Should You Install Xenon Headlights?

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xenon headlightsYou have probably heard about xenon headlights for cars, and you may be wondering if you should install them. Today, we tackle that very question. Should you install xenon headlights?

Who Should Install Xenon Headlights?

The short answer to this question is: it depends. It is true that xenon headlights will give your car a higher luminous efficiency. However, there are many factors that go into determining whether installing xenon headlights is right for your vehicle or not.

Now let’s take a closer look as to whether you should install xenon headlights or not. First, however, you should know that not all High Intensity Discharge (HID) headlights use Xenon gas as the weapon of choice. Some xenon headlights actually use Mercury vapors or other types of metal halide. Additionally, some use ceramic metal halide while yet others use a Sodium vapor. Secondly, all automotive applications of xenon headlights use Xenon, but they don’t all this gas for the entire functioning time. With that bit of information, let’s now take a look at how they actually work.

How Do Xenon Headlights Work?

Despite them commonly being referred to as “xenon headlights”, most HID lights are actually metal halide lamps which contain Xenon gas. The gas is only minimally used to allow the headlamp to produce a very small amount of light immediately after the power is applied. This is done to accelerate the longer warm-up time of the lamp.

Their distinct blue color separates xenon headlights from the regular halogen headlights with tungsten filaments. Despite the fact that they produce a greater amount of light emission for the amount of electricity power used, xenon headlights are still most commonly used in low-beam headlights and very rarely on high-beam headlamps. This proportion does vary by the geographical area, however.

xenon headlights kitFor example, when we compare international ECE standards (which are recognized all around the world) with the SAE standard of the United States, we can then see that in the United States more glare from headlights is permitted and is actually required. Stated another way, Americans buying HID/Xenon kits are buying them not simply due to the typical American’s buying power, but more so due to the permissive legislation.

>> Discount Xenon Headlights<<

xenon headlights ballastBecause of the higher energy required to operate and install xenon headlights, the HID bulbs will not run on regular low-voltage DC current. Therefore, aftermarket xenon headlights will require a ballast (power pack) with either an internal or external ignitor which is used to control the current sent to the headlight bulb. Considering that cars utilize a 12-volt electrical system for their stock headlamps and the aftermarket xenon headlights require over 20,000 volts to light the lamps and then use about 85 volts to keep them running, the ballast (power pack) is a mandatory part of the system. Besides turning on the headlights, the ballast also regulates the voltage and is an essential part of the HID headlight system.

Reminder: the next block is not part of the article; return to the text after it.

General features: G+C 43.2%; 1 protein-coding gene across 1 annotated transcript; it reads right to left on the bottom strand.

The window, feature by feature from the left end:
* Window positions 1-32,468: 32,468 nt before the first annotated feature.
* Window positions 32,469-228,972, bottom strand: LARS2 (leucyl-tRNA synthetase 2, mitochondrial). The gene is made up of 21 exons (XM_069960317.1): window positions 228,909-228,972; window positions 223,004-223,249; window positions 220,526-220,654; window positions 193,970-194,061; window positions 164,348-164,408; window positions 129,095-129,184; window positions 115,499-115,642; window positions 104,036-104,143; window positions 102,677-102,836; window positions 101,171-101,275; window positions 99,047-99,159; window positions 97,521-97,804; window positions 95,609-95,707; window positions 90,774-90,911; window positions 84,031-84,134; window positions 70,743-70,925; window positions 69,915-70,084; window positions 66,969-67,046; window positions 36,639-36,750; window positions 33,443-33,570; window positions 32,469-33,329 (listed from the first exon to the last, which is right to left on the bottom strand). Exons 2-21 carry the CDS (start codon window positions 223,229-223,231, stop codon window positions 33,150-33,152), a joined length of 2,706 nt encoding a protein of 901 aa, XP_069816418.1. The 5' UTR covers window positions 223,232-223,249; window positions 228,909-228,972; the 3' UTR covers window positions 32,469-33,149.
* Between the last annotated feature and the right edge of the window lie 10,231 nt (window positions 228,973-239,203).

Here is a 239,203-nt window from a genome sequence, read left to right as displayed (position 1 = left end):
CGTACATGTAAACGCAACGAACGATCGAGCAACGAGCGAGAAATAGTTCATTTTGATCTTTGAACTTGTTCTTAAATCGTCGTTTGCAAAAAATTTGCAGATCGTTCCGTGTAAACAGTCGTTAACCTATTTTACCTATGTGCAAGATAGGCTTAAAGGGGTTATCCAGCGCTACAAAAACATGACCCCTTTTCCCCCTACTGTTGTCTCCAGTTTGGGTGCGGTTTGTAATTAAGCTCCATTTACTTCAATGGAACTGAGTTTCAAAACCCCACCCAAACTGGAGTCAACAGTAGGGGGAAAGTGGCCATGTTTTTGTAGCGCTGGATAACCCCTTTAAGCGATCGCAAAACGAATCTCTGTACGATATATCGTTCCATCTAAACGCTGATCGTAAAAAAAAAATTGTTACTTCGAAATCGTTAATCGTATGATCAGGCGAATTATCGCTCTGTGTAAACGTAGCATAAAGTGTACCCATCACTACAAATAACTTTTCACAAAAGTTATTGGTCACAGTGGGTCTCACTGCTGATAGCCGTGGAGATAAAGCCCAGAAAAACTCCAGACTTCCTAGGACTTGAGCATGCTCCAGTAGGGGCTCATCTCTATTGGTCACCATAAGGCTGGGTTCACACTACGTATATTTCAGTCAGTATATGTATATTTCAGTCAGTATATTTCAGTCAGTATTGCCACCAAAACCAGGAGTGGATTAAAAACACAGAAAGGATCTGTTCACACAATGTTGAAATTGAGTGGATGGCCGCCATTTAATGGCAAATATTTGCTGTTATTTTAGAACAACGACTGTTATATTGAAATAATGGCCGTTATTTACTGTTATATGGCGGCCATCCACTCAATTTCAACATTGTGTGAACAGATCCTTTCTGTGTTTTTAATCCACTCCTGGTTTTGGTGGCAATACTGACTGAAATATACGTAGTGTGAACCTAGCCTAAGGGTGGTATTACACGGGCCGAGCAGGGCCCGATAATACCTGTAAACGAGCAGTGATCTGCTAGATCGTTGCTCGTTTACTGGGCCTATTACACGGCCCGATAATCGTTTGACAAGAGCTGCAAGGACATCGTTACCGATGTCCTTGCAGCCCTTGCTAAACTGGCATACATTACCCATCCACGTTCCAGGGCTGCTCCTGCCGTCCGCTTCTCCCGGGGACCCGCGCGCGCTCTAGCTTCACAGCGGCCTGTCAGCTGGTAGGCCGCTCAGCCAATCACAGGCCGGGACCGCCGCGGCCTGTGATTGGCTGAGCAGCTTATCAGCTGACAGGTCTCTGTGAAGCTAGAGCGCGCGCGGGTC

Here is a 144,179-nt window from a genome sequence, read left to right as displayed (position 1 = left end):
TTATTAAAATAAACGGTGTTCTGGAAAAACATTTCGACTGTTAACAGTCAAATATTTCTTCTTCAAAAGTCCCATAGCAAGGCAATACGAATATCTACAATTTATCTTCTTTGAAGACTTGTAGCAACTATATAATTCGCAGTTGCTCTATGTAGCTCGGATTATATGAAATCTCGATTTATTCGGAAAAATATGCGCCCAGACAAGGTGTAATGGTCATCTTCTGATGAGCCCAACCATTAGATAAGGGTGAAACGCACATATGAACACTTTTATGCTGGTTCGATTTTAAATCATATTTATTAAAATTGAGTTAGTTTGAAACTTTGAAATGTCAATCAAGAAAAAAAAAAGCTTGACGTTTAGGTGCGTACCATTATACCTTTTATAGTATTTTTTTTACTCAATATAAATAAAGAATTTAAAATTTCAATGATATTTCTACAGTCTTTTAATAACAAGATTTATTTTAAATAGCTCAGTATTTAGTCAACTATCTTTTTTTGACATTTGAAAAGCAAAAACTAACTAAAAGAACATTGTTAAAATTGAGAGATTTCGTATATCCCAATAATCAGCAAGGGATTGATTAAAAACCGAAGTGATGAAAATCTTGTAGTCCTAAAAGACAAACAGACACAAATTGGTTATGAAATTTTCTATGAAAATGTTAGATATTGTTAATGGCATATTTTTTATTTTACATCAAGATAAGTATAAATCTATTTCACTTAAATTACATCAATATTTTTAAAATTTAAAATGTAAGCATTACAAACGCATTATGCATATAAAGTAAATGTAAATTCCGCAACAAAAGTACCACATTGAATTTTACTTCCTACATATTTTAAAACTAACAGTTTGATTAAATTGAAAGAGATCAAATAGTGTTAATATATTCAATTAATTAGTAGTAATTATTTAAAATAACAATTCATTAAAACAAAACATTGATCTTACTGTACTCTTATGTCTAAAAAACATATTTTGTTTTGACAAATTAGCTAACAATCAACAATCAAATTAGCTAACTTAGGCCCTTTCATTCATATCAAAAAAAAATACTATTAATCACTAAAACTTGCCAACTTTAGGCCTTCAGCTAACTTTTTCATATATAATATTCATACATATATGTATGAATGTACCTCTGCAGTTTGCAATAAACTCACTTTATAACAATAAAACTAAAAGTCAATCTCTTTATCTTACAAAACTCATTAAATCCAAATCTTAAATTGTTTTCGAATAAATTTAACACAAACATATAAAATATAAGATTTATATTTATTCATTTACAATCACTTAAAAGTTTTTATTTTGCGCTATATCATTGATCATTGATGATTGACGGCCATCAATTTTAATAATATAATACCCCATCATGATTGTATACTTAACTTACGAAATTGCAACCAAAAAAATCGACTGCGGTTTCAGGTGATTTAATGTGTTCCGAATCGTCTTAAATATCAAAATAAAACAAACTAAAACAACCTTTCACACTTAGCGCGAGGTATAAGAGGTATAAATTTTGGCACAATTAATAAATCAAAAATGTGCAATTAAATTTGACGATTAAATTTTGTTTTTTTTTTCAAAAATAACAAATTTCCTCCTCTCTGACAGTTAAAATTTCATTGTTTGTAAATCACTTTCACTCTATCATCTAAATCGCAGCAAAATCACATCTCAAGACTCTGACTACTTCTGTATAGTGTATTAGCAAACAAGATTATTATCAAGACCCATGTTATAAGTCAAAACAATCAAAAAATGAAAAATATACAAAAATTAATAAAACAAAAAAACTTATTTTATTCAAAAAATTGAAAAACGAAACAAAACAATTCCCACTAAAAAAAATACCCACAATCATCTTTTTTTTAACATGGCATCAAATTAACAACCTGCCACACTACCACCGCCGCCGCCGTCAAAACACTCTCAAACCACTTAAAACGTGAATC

Xenon headlights power-up their bulbs in three phases. First of which is the ignition, whereby a high voltage pulse is utilized to produce a spark which in turn ionizes the Xenon gas. This creates a tunnel of electrical current between the Tungsten electrodes. After the happens comes the initial phase, during which the temperature inside of the xenon bulb capsule rises very quickly causing the metallic salts to vaporize, and the resistance between the different electrodes fails.

After this stage, the ballast performs it’s function and switches automatically to continuous operation. When all of the metal salts are in the vapor phase is when the arc of light will achieve a stable shape and the optimal luminous output has attained its nominal operating value. The arc will not flicker, as it is being fed with stable electrical power supply by the ballast.

One of the main advantages to install xenon headlights is the added safety allowed by the more usable light when halogen vs xenon headlightscompared to regular Halogen headlights. A few other advantages are the luminous efficacy, the decreased power consumption, and the increased longevity. It is estimated that the average true lifespan of a xenon headlight is approximately 2000 hours, compared to a halogen headlamp that has between 450 – 1000 hours of life.

On the other hand, some of the disadvantages vary by your location. As we stated earlier, some areas have more permissive legislation than others. For example, cars equipped with HID headlights are required by international ECE regulations to also be equipped with automatic beam leveling control and lens cleaning systems in order to minimize the high levels of glare produced for other drivers on the road. SAE legislation acknowledges and permits this rule in the United States, but it does not really get enforced.

Another big disadvantage comes from the lack of backward-compatibility between xenon headlights and traditional Tungsten-Halogen headlamps, thus requiring special optics in order to collect and disperse the light on HID headlights. Compared to traditional halogen headlights, the cost of producing, repairing, installing, and purchasing xenon headlights is also a good bit higher.

So, Should You Install Xenon Headlights?

We think so. You will want to check with your local laws and regulations, however. But, we feel that the improved styling and safety that you get when you install xenon headlights outweighs any drawbacks and associated costs.xenon headlights

Be sure to use our great xenon headlights selection tool to easily find the best bulbs and kits to fit your vehicle.

>>Find Discount Xenon Headlights That Fit Your Car<<

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